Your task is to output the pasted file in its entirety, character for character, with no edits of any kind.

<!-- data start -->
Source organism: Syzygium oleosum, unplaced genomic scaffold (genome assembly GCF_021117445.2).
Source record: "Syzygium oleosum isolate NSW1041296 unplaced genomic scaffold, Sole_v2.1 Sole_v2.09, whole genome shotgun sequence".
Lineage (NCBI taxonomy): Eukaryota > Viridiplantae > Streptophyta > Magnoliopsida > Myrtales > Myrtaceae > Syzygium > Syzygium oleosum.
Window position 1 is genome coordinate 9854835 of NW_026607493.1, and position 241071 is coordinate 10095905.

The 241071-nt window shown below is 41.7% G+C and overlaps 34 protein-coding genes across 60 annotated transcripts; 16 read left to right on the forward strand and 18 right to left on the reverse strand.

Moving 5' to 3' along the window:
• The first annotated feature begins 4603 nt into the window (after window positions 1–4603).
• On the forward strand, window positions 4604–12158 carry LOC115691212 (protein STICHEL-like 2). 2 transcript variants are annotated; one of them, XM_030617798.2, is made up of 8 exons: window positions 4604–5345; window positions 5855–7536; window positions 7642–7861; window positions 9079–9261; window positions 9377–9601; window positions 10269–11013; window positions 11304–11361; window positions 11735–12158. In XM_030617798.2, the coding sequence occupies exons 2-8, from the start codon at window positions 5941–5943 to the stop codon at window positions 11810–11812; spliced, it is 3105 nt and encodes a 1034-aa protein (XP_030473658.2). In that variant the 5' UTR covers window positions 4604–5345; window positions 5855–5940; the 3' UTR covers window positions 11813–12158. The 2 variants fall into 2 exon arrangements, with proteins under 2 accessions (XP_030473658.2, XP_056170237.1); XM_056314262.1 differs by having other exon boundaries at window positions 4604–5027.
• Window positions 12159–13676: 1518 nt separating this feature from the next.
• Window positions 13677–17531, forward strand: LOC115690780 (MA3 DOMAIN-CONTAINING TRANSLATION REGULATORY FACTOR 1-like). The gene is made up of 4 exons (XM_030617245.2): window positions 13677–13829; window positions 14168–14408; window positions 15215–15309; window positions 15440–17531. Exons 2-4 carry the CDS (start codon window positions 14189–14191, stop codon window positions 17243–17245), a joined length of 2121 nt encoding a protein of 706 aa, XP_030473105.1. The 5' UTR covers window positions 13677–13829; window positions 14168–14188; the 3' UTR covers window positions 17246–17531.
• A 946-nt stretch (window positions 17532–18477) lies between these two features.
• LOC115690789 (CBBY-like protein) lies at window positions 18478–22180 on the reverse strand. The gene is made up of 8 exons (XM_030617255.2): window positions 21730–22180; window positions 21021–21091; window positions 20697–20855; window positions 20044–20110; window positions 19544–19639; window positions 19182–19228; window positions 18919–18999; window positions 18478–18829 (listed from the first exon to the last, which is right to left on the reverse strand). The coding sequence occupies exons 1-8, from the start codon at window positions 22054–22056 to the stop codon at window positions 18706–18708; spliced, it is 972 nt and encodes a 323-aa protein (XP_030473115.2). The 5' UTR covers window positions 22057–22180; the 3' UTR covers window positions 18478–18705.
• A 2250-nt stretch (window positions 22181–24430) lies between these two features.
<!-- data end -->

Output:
Source organism: Syzygium oleosum, unplaced genomic scaffold (genome assembly GCF_021117445.2).
Source record: "Syzygium oleosum isolate NSW1041296 unplaced genomic scaffold, Sole_v2.1 Sole_v2.09, whole genome shotgun sequence".
Lineage (NCBI taxonomy): Eukaryota > Viridiplantae > Streptophyta > Magnoliopsida > Myrtales > Myrtaceae > Syzygium > Syzygium oleosum.
Window position 1 is genome coordinate 9854835 of NW_026607493.1, and position 241071 is coordinate 10095905.

The 241071-nt window shown below is 41.7% G+C and overlaps 34 protein-coding genes across 60 annotated transcripts; 16 read left to right on the forward strand and 18 right to left on the reverse strand.

Moving 5' to 3' along the window:
• The first annotated feature begins 4603 nt into the window (after window positions 1–4603).
• On the forward strand, window positions 4604–12158 carry LOC115691212 (protein STICHEL-like 2). 2 transcript variants are annotated; one of them, XM_030617798.2, is made up of 8 exons: window positions 4604–5345; window positions 5855–7536; window positions 7642–7861; window positions 9079–9261; window positions 9377–9601; window positions 10269–11013; window positions 11304–11361; window positions 11735–12158. In XM_030617798.2, the coding sequence occupies exons 2-8, from the start codon at window positions 5941–5943 to the stop codon at window positions 11810–11812; spliced, it is 3105 nt and encodes a 1034-aa protein (XP_030473658.2). In that variant the 5' UTR covers window positions 4604–5345; window positions 5855–5940; the 3' UTR covers window positions 11813–12158. The 2 variants fall into 2 exon arrangements, with proteins under 2 accessions (XP_030473658.2, XP_056170237.1); XM_056314262.1 differs by having other exon boundaries at window positions 4604–5027.
• Window positions 12159–13676: 1518 nt separating this feature from the next.
• Window positions 13677–17531, forward strand: LOC115690780 (MA3 DOMAIN-CONTAINING TRANSLATION REGULATORY FACTOR 1-like). The gene is made up of 4 exons (XM_030617245.2): window positions 13677–13829; window positions 14168–14408; window positions 15215–15309; window positions 15440–17531. Exons 2-4 carry the CDS (start codon window positions 14189–14191, stop codon window positions 17243–17245), a joined length of 2121 nt encoding a protein of 706 aa, XP_030473105.1. The 5' UTR covers window positions 13677–13829; window positions 14168–14188; the 3' UTR covers window positions 17246–17531.
• A 946-nt stretch (window positions 17532–18477) lies between these two features.
• LOC115690789 (CBBY-like protein) lies at window positions 18478–22180 on the reverse strand. The gene is made up of 8 exons (XM_030617255.2): window positions 21730–22180; window positions 21021–21091; window positions 20697–20855; window positions 20044–20110; window positions 19544–19639; window positions 19182–19228; window positions 18919–18999; window positions 18478–18829 (listed from the first exon to the last, which is right to left on the reverse strand). The coding sequence occupies exons 1-8, from the start codon at window positions 22054–22056 to the stop codon at window positions 18706–18708; spliced, it is 972 nt and encodes a 323-aa protein (XP_030473115.2). The 5' UTR covers window positions 22057–22180; the 3' UTR covers window positions 18478–18705.
• A 2250-nt stretch (window positions 22181–24430) lies between these two features.